Clinical studies of eliglustat did not include sufficient numbers of subjects aged 65 and over to determine whether they respond differently from younger subjects. Clinical experience has not identified differences in responses between the elderly and younger patients.1

Renal Impairment

There is no dosage adjustment required for patients with mild renal impairment. Eliglustat has not been studied in patients with moderate to severe renal impairment or end-stage renal disease (ESRD). Use of eliglustat in these patients is not recommended.1

Hepatic Impairment

Eliglustat has not been studied in patients with hepatic impairment. Use of eliglustat is not recommended in all stages of hepatic impairment or cirrhosis.1

Poor Metabolizers

Dosing of eliglustat 84 mg once daily has not been studied in PMs, however the predicted systemic exposures in these patients are within the range of those observed in clinical studies. Appropriate adverse event monitoring is recommended.1

Common Adverse Effects

The most common adverse reactions (≥10%) are: fatigue, headache, nausea, diarrhea, back pain, pain in extremities, and upper abdominal pain.1

Drug Interactions

Specific Drugs

It is essential that the manufacturer's labeling be consulted for more detailed information on interactions with this drug, including possible dosage adjustments. Interaction highlights:

  • Eliglustat is a CYP2D6 and CYP3A substrate. Co-administration of eliglustat with drugs that inhibit CYP2D6 and CYP3A may significantly increase the exposure to eliglustat and result in prolongation of the PR, QTc, and/or QRS cardiac interval, which could result in cardiac arrhythmias. Consider potential drug interactions prior to and during therapy.1

  • CYP2D6 IMs and PMs taking moderate CYP3A inhibitors: not recommended.1

  • CYP2D6 PMs taking weak CYP3A inhibitors: not recommended.1

  • CYP2D6 EMs and IMs taking strong or moderate CYP2D6 inhibitors and CYP2D6 EMs taking strong or moderate CYP3A inhibitors: reduce the dosage to 84 mg once daily.1

  • Eliglustat is an inhibitor of P-gp and CYP2D6. Co-administration with drugs that are substrates for P-gp or CYP2D6 may result in increased concentrations of the other drug.1

  • See Full Prescribing Information for a list of clinically significant drug interactions.1

Actions

Mechanism Of Action

Gaucher disease is caused by a deficiency of the lysosomal enzyme acid β-glucosidase. Acid β-glucosidase catalyzes the conversion of the sphingolipid glucocerebroside into glucose and ceramide. The enzymatic deficiency causes an accumulation of glucosylceramide (GL-1) primarily in the lysosomal compartment of macrophages, giving rise to foam cells or "Gaucher cells." Eliglustat is a specific inhibitor of glucosylceramide synthase (IC50= 10 ng/mL), and acts as a substrate reduction therapy for GD1. In clinical trials eliglustat reduced spleen and liver size, and improved anemia and thrombocytopenia.1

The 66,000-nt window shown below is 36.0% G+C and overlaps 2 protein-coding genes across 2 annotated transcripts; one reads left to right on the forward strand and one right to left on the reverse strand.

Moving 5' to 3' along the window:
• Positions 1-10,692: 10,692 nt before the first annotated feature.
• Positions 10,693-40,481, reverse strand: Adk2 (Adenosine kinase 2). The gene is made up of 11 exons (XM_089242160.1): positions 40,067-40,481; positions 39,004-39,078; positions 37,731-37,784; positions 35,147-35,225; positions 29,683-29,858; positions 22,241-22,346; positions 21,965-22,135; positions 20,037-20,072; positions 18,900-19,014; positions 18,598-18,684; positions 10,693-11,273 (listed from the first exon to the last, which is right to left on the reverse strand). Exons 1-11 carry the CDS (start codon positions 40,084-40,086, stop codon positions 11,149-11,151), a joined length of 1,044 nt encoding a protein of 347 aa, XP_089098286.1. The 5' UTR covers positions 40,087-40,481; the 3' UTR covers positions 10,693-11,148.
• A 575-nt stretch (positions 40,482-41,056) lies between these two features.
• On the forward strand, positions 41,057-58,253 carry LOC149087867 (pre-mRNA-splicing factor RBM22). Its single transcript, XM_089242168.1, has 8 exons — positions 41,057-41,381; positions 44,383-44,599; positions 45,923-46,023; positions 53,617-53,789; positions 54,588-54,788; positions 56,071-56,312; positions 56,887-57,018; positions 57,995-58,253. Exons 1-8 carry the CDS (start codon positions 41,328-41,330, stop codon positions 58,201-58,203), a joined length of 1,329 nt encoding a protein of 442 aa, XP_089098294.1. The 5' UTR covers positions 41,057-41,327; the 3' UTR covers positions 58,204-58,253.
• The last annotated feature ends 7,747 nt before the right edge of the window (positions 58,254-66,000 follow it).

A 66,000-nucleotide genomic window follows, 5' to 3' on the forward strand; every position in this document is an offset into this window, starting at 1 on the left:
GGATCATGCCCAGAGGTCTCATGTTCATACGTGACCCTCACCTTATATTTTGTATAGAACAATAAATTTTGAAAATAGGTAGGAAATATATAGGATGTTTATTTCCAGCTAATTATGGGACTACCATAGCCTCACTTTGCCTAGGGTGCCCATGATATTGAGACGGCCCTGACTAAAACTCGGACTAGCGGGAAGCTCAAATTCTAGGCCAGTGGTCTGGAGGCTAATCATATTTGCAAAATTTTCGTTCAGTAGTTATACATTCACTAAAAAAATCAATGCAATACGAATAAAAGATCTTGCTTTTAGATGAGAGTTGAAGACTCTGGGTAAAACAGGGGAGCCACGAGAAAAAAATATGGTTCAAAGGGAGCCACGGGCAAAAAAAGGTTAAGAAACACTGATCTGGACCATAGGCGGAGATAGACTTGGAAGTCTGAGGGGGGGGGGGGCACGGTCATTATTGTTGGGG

In this lysosomal storage disorder (LSD), clinical features are reflective of the accumulation of Gaucher cells in the liver, spleen, bone marrow, and other organs. The accumulation of Gaucher cells in the liver, spleen, and bone marrow leads to organomegaly and skeletal disease. Presence of Gaucher cells in the bone marrow and spleen lead to clinically significant anemia and thrombocytopenia. 1

Advice to Patients

Advise the patient to read the FDA-approved patient labeling (Medication Guide).1

Drug Interactions

Advise patients to discuss all the medications they are taking, including any herbal supplements or vitamins, with their healthcare provider.1

ECG Changes and Potential for Cardiac Arrhythmias

Advise patients to inform their healthcare provider of the following: history of congestive heart failure, recent acute myocardial infarction, bradycardia, heart block, ventricular arrhythmia, or long QT syndrome.1

Advise patients to inform their healthcare provider if they develop new symptoms such as palpitations, fainting, and dizziness.1

Administration Instructions

Advise patients: 1

Swallow capsules whole, preferably with water, and do not crush, dissolve, or open the capsules.1

Eliglustat can be taken with or without food.1

If a dose of eliglustat is missed, take the prescribed dose at the next scheduled time; do not double the next dose.1

Avoid consumption of grapefruit or its juice.1

For patients currently treated with imiglucerase, velaglucerase alfa, or taliglucerase alfa, eliglustat may be administered 24 hours after the last dose of the previous enzyme replacement therapy (ERT).1

Additional Information

AHFS First Release. For additional information until a more detailed monograph is developed and published, the manufacturer's labeling should be consulted. It is essential that the manufacturer's labeling be consulted for more detailed information on usual uses, dosage and administration, cautions, precautions, contraindications, potential drug interactions, laboratory test interferences, and acute toxicity.

Preparations

Excipients in commercially available drug preparations may have clinically important effects in some individuals; consult specific product labeling for details.

Please refer to the ASHP Drug Shortages Resource Center for information on shortages of one or more of these preparations.

Eliglustat

Routes

Dosage Forms

Strengths

Brand Names

Manufacturer

Oral

Capsule

84 mg

Cerdelga

Genzyme Corporation

AHFS Drug Information. © Copyright 2016, Selected Revisions September 15, 2016. American Society of Health-System Pharmacists, Inc., 7272 Wisconsin Avenue, Bethesda, Maryland 20814.

References

1. Genzyme Corporation. Cerdelga (eliglustat) ORAL prescribing information. 2014 Aug.